Fernandes said AirAsia is also looking for four or five acquisitions while the group continues to develop its Super App to include products and services under travel, delivery, wealth management segments, among others.

His comment on more potential acquisitions also came after the acquisition of Gojek’s operations in Thailand and food delivery platform Delivereat.

Last month,  AirAsia Group‘s digital arm, AirAsia Digital announced it will acquire Indonesian ride-hailing giant Gojek‘s operations in Thailand for $50 million in a share swap deal which valued the AirAsia Super App at around $1 billion.

AirAsia’s logistics arm Teleport announced last week it is acquiring Malaysian online food delivery platform Delivereat for $9.8 million.

Besides offering loans for drivers, customers, and small and medium enterprises, Fernandes said AirAsia is looking at offering customers to invest in Bitcoin, unit trusts, stocks at an affordable rate.

“Aireen [Aireen Omar, President of Airasia Digital] is also working on a ‘fantastic’ education product. And we also have health products coming. We are in discussions and looking at next acquisition,” he said.

The group is also working on parcel delivery, grocery, content creation, and finalizing its reward program in the Super App.

“We have created Japanese Anime projects. There will be a lot more content. We have a fantastic messenger coming out,” he added.

“We’ll never be complete [in building the Super App]. We’ll always be changing, adding but the bulk I talked about will be ready by November and December,” he said.

Spinning off digital businesses ‘at some point’

Fernandes said its airline and digital businesses could be split “at some point” as he opined the stock market has not been giving its digital product any value.

“This is for the board to decide. But certainly, if you look at the way we are positioning ourselves, there will be a split at some point, for sure. The stock market isn’t giving us any value for the digital product. And so we’ll have to look into that,” he said.

The group logistics unit Teleport was valued at $300 million. BigPay, which recently raised $100 million from South Korea’s SK Group, was valued at close to $200 million while its Super App has been valued at $1 billion, according to Fernandes.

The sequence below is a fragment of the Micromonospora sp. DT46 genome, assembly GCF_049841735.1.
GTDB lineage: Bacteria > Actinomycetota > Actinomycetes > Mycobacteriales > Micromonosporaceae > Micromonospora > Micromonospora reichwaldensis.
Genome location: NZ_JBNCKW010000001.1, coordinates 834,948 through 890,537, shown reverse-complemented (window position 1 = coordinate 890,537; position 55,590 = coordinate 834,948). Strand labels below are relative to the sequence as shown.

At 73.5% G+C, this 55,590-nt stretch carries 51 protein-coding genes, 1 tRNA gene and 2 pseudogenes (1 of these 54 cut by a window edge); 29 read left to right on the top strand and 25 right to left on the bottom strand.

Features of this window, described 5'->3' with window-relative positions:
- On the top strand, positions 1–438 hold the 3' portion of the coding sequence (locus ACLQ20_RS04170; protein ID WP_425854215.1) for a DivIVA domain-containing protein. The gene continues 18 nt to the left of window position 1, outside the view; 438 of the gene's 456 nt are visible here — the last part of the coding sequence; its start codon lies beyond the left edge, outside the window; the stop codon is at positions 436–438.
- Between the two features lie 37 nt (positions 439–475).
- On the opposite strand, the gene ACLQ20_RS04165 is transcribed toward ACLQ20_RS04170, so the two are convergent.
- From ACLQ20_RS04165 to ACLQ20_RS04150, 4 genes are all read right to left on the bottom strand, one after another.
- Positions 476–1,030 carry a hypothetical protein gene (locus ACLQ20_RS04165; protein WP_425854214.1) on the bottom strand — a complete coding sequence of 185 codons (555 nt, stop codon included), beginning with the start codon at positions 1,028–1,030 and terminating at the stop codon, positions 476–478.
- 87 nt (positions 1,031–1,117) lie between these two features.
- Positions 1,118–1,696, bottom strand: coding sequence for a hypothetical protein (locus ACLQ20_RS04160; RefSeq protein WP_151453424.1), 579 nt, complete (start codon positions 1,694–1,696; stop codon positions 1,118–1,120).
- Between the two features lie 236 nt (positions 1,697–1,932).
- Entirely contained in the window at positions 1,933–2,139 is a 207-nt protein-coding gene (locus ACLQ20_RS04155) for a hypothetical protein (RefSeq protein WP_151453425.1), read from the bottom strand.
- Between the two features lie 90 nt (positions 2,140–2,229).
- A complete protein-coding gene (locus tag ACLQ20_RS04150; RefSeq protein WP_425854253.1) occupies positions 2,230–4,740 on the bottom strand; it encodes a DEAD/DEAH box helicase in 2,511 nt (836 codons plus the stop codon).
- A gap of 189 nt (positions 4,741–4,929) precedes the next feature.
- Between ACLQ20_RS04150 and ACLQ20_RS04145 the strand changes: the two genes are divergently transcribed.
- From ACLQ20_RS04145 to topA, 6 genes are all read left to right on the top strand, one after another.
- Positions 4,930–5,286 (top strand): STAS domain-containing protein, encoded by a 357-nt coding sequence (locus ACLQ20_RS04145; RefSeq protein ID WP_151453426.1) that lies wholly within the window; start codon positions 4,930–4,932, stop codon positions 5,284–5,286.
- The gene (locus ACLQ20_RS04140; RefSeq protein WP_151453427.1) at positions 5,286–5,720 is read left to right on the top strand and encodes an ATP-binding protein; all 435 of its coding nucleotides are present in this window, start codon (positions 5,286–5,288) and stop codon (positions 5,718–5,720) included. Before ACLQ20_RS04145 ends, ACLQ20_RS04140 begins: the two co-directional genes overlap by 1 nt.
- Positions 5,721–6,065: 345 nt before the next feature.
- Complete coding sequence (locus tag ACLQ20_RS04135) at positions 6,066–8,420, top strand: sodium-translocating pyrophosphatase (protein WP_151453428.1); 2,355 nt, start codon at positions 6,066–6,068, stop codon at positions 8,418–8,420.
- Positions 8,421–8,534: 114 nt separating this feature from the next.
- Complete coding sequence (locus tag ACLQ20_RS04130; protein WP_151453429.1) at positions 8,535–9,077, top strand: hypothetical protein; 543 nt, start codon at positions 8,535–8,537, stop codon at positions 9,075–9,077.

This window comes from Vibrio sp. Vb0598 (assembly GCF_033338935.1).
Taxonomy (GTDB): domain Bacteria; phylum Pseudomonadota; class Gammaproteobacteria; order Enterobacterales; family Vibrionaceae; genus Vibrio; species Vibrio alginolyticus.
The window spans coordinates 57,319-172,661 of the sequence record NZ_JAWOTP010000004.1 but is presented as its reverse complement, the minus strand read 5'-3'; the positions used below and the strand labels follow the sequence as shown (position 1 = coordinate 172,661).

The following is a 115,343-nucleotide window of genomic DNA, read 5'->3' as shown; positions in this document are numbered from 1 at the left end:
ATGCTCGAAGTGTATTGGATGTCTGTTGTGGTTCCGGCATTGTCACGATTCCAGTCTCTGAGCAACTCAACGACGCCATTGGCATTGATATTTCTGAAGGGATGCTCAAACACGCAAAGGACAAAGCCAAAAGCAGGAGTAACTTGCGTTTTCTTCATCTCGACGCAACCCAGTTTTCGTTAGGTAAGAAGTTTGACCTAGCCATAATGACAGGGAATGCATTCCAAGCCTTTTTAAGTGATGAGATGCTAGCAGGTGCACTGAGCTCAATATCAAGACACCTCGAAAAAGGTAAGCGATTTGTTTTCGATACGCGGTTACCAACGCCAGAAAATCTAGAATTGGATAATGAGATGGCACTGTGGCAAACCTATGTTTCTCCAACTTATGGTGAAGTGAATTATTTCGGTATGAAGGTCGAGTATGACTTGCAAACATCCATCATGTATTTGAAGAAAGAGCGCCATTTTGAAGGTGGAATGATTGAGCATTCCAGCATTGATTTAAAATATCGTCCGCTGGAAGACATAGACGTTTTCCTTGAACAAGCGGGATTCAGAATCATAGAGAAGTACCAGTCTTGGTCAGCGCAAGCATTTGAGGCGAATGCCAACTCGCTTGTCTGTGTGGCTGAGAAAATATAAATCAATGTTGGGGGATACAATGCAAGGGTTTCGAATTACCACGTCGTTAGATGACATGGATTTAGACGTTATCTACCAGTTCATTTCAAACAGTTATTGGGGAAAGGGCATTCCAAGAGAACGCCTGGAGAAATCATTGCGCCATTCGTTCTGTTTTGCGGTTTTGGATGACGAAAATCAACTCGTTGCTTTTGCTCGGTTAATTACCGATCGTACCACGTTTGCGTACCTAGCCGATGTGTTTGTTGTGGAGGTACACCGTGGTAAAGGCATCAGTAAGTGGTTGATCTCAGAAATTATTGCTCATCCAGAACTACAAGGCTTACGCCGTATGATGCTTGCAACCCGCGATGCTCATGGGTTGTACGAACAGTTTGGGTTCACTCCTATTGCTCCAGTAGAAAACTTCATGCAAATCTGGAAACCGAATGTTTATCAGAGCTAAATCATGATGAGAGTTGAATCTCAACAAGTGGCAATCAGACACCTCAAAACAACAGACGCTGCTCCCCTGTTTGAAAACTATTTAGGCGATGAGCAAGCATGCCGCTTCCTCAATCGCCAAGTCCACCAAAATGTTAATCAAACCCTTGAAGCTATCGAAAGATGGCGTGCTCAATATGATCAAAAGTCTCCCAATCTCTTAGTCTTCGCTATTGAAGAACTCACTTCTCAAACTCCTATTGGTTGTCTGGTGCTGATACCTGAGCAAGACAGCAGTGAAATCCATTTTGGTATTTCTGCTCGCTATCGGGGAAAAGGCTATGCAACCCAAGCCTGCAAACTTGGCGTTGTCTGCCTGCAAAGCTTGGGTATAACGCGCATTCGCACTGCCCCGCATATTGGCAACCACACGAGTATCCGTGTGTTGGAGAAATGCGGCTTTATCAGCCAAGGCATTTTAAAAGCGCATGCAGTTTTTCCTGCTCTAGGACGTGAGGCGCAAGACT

“That’s more than our entire market capitalization,” Fernandes added. “We have an engineering company, food company, airline services group. People have too focused on the airline business. But AirAsia Group has become a multi-company, valuable, data-driven tech company.”

At the time of writing, shares of AirAsia were trading at 0.86 MYR ($0.20), valuing the airline group at 3.33 billion MYR ($789 million).

AirAsia saw its net loss narrow to 767.42 million MYR ($181.59 million) in the first quarter of 2021 (1QFY21), from 803.85 million MYR ($190.22 million) a year earlier while quarterly revenue slumped 87.1 percent to 298.22 million MYR ($70.57 million) from 2.31 billion MYR ($546.62 million) in 1QFY20, as travel demand was curbed by the travel restrictions imposed by the government in January. The group announced on Monday it has postponed the release of its financial results for the second quarter ended June 30, 2021 (2QFY21) by a month from August 31 to September 30.

In an interview with Reuters last month, Fernandes said AirAsia is considering a listing of its digital arm via a special-purpose acquisition company (SPAC) in the United States to raise at least $300 million.

A few SPACs focused on technology have approached the group, and AirAsia has engaged auditors for the deal, he was quoted as saying then.

AirAsia’s logistics arm Teleport to acquire food delivery platform Delivereat for $9.8M